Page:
Christopher Dick

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Christopher Dick

Associate Professor
Associate Curator and Associate Chair for Museum Collections, U-M Herbarium
Director, E.S. George Reserve

Office Location(s): 2011 / 2010 / 2009 Kraus Natural Science Building
Phone: 734.764.9408
Lab Phone: 734.936.4723
Fax: 734.763.0544
Dick Lab
U-M Herbarium
View Curriculum Vitae

  • Affiliation(s)
    • U-M Herbarium
  • Fields of Study
    • Tropical biodiversity, molecular ecology, plant evolution
  • About

    Edwin S. George Reserve website

    Research interests

    My lab investigates evolutionary processes that underlie the rich diversity of tree species in tropical forests. My current work is focused on (i) the historical biogeography and community assembly of tropical forests, (ii) genetic structure and gene flow, and (iii) specimen-based tools for biotic inventory. The graduate students and postdocs in my lab are broadly interested in molecular ecology and evolutionary biology, and have worked in temperate zone and tropical systems on diverse topics including systematics, chemical ecology, trophic structure, and plant-herbivore interactions.

    I am always interested in talking with prospective graduate students, and sponsor students with interesting project ideas. Prospective students are encouraged to start a dialog prior to applying.


    Woody Plants: Natural History and Identification (EEB 355, PitE 337, NRE 455): Woody Plants is an intensive field- and lecture-based learning experience, in which undergraduate and graduate students learn to identify 160 woody plant species (trees, shrubs and vines) that are important in Michigan environments. Students learn about their taxonomy, distribution, habitat associations, and biogeographic history and even how to identify them in their leafless winter condition. The lab component consists of weekly field trips in the Ann Arbor area, which include riparian and floodplain habitats, glacial lakes, moraines, bogs, fens and mesic forests. The lectures cover elementary aspects of plant identification, taxonomy and ecology. The broader themes treated in lecture include biogeographic history and the assembly of Michigan plant communities, both before and after major glaciations, ecological specialization, and impacts of global warming and other anthropogenic environmental changes.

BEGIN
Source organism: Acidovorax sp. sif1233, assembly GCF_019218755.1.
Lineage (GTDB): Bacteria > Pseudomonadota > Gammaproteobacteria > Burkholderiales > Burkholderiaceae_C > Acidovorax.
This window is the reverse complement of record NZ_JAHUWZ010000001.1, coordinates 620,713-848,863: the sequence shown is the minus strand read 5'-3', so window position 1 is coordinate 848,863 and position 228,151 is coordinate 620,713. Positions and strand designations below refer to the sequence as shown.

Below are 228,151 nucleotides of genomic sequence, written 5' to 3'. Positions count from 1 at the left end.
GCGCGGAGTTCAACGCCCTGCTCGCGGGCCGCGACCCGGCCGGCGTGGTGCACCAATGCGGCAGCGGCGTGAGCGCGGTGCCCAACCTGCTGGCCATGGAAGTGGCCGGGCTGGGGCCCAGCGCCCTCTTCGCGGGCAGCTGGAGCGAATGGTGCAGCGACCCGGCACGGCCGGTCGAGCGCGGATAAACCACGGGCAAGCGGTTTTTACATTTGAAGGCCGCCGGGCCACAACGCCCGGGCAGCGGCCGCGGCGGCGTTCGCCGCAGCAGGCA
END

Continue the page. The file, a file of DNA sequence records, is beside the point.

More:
Woody Plants website

    Molecular Ecology (EEB 412): Molecular ecology is an interdisciplinary field of research in which genetic information is used to understand the ecology and evolution of non-model organisms. This course explores key topics through lectures, discussion of primary literature and data analysis. We will discuss the utility and limitations of different kinds of genetic data and analytical approaches, as well as promising new directions of research. The topics include population structure and phylogeography, ecological forensics, kinship and behavior, environmental genomics, and community phylogeny. Students are encouraged to relate the course material to their own research or academic interests. The course is geared toward advanced undergraduates and graduate students who have some background in evolution, genetics and statistics.
    Molecular Ecology Website

    TROPIBIO Seminar series (EEB 800): The weekly TROPIBIO seminar involves presentation and discussion of student and faculty research in tropical biology. It draws attendance primarily from EEB and the School of Natural Resources and Environment (SNRE).

  • Education
    • Postdoctoral fellowships at the Smithsonian Tropical Research Institute
    • Ph.D., Harvard University, 1999
    • M.A. Harvard University
    • B.A. Hampshire College
  • Research Areas of Interest
    • Tropical biodiversity, molecular ecology, plant evolution
  • Graduate students
    • Jordan Bemmels, Katie Roland
  • Postdoctoral fellows
    • James Pease